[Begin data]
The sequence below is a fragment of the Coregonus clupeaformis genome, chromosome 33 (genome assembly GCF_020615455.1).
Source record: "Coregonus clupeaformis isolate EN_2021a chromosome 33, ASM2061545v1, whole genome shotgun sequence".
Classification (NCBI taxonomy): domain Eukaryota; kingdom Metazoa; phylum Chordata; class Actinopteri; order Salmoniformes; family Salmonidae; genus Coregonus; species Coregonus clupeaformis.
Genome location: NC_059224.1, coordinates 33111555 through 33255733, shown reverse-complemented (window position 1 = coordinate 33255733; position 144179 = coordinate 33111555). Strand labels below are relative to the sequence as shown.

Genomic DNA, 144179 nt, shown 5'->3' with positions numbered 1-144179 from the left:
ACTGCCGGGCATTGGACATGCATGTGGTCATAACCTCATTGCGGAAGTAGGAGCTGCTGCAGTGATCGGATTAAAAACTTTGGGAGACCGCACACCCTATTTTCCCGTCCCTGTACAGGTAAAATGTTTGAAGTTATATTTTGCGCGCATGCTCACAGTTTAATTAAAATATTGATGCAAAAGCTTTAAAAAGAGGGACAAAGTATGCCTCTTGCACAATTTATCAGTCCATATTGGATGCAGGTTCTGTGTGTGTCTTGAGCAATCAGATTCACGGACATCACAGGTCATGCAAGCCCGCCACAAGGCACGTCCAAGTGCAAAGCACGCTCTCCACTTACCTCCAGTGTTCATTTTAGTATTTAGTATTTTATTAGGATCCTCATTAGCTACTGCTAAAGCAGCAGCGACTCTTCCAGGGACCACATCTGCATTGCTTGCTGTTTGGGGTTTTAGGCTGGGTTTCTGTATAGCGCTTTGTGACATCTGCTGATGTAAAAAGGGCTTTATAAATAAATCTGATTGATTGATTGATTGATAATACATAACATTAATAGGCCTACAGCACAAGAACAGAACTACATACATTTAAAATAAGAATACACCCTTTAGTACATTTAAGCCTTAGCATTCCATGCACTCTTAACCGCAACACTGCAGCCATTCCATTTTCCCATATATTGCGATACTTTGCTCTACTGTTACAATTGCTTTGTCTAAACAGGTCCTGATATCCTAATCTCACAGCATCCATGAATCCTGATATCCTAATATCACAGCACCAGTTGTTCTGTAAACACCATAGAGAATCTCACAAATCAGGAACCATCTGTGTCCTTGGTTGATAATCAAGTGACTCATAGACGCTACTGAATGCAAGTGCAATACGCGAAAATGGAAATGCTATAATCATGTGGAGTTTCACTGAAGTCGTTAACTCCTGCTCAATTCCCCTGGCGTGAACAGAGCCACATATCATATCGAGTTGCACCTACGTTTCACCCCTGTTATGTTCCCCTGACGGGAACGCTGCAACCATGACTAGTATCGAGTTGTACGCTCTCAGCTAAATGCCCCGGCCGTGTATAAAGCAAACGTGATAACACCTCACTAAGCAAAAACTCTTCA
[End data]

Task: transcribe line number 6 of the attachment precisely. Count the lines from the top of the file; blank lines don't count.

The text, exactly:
ACTGCCGGGCATTGGACATGCATGTGGTCATAACCTCATTGCGGAAGTAGGAGCTGCTGCAGTGATCGGATTAAAAACTTTGGGAGACCGCACACCCTATTTTCCCGTCCCTGTACAGGTAAAATGTTTGAAGTTATATTTTGCGCGCATGCTCACAGTTTAATTAAAATATTGATGCAAAAGCTTTAAAAAGAGGGACAAAGTATGCCTCTTGCACAATTTATCAGTCCATATTGGATGCAGGTTCTGTGTGTGTCTTGAGCAATCAGATTCACGGACATCACAGGTCATGCAAGCCCGCCACAAGGCACGTCCAAGTGCAAAGCACGCTCTCCACTTACCTCCAGTGTTCATTTTAGTATTTAGTATTTTATTAGGATCCTCATTAGCTACTGCTAAAGCAGCAGCGACTCTTCCAGGGACCACATCTGCATTGCTTGCTGTTTGGGGTTTTAGGCTGGGTTTCTGTATAGCGCTTTGTGACATCTGCTGATGTAAAAAGGGCTTTATAAATAAATCTGATTGATTGATTGATTGATAATACATAACATTAATAGGCCTACAGCACAAGAACAGAACTACATACATTTAAAATAAGAATACACCCTTTAGTACATTTAAGCCTTAGCATTCCATGCACTCTTAACCGCAACACTGCAGCCATTCCATTTTCCCATATATTGCGATACTTTGCTCTACTGTTACAATTGCTTTGTCTAAACAGGTCCTGATATCCTAATCTCACAGCATCCATGAATCCTGATATCCTAATATCACAGCACCAGTTGTTCTGTAAACACCATAGAGAATCTCACAAATCAGGAACCATCTGTGTCCTTGGTTGATAATCAAGTGACTCATAGACGCTACTGAATGCAAGTGCAATACGCGAAAATGGAAATGCTATAATCATGTGGAGTTTCACTGAAGTCGTTAACTCCTGCTCAATTCCCCTGGCGTGAACAGAGCCACATATCATATCGAGTTGCACCTACGTTTCACCCCTGTTATGTTCCCCTGACGGGAACGCTGCAACCATGACTAGTATCGAGTTGTACGCTCTCAGCTAAATGCCCCGGCCGTGTATAAAGCAAACGTGATAACACCTCACTAAGCAAAAACTCTTCA